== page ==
The dirt roads in Saskatoon’s McNab Park have largely been cleared of abandoned houses, but the streets still bear the first names of former air force officers and their wives.
Names like Sheldon, Jeremy and Carole are all believed to be connected with the subdivision’s former role as living quarters for Royal Canadian Air Force (RCAF) members, according to Saskatoon’s city archives.
Peggy Sarjeant, president of the Saskatoon Heritage Society, said the area has a long and unique history many people in the city know nothing about.
“I think we need a larger conversation as to how to build on the unique identity of that area,” Sarjeant told Global News.
On Friday, tenants in the last dozen houses in McNab Park received notices ordering them to leave by the end of October, so their homes can be demolished. Most of the properties were knocked down about ten years ago and replaced with hotels along Airport Drive.
The Alberta-based landowner has told Global News there are plans to clean up the property and prepare it for development. Larry Moeller, president of Strongwater Investments Ltd., said calls from the fire department prompted the demolition of some unsafe structures.
Though the area has fallen into disrepair in recent years, Sarjeant said it’s still important “to recognize and commemorate the history of the site.”
The first buildings were installed in 1952 for personnel and their families. Air Marshall Curtis School was built the following year for their children. It later became known as McNab Park School.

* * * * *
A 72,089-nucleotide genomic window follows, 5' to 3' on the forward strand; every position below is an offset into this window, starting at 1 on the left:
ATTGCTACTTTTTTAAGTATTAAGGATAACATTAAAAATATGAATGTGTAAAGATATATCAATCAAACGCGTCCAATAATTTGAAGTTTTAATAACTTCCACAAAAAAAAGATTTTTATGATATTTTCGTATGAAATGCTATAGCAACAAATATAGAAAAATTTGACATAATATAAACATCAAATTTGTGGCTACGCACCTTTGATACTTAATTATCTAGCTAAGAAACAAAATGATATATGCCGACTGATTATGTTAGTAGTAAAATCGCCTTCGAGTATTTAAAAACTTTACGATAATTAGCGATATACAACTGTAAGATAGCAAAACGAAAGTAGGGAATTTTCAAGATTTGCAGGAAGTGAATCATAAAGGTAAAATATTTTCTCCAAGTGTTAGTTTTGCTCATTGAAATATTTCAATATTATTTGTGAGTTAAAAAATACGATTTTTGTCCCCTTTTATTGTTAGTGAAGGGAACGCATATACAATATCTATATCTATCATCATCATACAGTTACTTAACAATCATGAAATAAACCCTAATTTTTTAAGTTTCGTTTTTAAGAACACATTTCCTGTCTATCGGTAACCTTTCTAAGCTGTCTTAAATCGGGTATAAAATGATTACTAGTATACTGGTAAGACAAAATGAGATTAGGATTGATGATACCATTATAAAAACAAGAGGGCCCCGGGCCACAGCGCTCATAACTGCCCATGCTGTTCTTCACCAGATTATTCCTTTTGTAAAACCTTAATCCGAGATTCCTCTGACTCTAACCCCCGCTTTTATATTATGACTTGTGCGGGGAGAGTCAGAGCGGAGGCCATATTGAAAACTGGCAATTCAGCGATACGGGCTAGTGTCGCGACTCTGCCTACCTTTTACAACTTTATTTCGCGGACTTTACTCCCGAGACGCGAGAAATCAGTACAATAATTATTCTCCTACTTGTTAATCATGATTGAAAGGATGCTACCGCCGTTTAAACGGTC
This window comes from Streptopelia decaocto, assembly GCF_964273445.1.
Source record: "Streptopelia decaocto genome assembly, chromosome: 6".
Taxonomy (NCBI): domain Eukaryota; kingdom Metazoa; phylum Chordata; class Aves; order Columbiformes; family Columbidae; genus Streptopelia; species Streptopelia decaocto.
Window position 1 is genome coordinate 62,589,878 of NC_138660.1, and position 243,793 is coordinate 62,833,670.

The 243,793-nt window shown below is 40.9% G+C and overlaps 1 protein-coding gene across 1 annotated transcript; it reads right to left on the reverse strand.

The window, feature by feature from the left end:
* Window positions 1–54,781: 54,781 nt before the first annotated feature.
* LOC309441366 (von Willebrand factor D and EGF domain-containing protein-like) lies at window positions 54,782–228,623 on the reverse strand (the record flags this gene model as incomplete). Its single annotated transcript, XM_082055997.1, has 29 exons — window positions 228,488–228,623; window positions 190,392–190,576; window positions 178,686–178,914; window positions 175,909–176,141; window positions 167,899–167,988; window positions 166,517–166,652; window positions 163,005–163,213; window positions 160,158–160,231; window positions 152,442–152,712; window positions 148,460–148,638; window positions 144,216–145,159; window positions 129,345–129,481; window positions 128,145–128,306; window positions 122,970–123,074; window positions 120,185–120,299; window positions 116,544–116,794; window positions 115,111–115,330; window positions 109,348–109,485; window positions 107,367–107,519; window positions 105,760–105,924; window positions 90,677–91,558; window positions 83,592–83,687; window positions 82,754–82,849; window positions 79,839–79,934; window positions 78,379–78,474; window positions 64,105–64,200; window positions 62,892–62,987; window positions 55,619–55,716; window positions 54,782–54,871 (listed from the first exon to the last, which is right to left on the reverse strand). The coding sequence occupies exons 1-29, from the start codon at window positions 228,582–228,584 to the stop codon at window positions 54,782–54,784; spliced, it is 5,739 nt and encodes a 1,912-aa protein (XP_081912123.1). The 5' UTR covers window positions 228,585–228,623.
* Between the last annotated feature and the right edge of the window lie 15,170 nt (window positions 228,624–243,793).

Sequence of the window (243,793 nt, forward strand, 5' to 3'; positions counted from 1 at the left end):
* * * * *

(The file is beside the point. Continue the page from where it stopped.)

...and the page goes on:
McNab Park is named after Archibald McNab, a Saskatoon miller and Saskatchewan’s sixth lieutenant governor. His son, Group Capt. Ernie McNab led a squadron during the Battle of Britain in the Second World War.
The historical significance isn’t lost on Debra Torkelson, who lived in McNab Park from 1994 to 2009. She remembers the low-income community like a small, affordable town within a big, expensive city.
Hearing that the last of the park’s buildings are coming down made it feel like her “heart went into [her] throat.”
“I felt like bawling because that place just has so much meaning,” she said.
Torkelson acknowledges the demolition was a long time coming, but she’d like to see the area renamed to clearly honour those who served. If not a renaming, a plaque or other permanent monument could work.
“They need some sort of recognition because their families lived there way before we did and they fought for our country,” she said.
From 1952 to 1964, numerous training operations and RCAF squadrons called the McNab Park home, until 406 Squadron disbanded in 1964.
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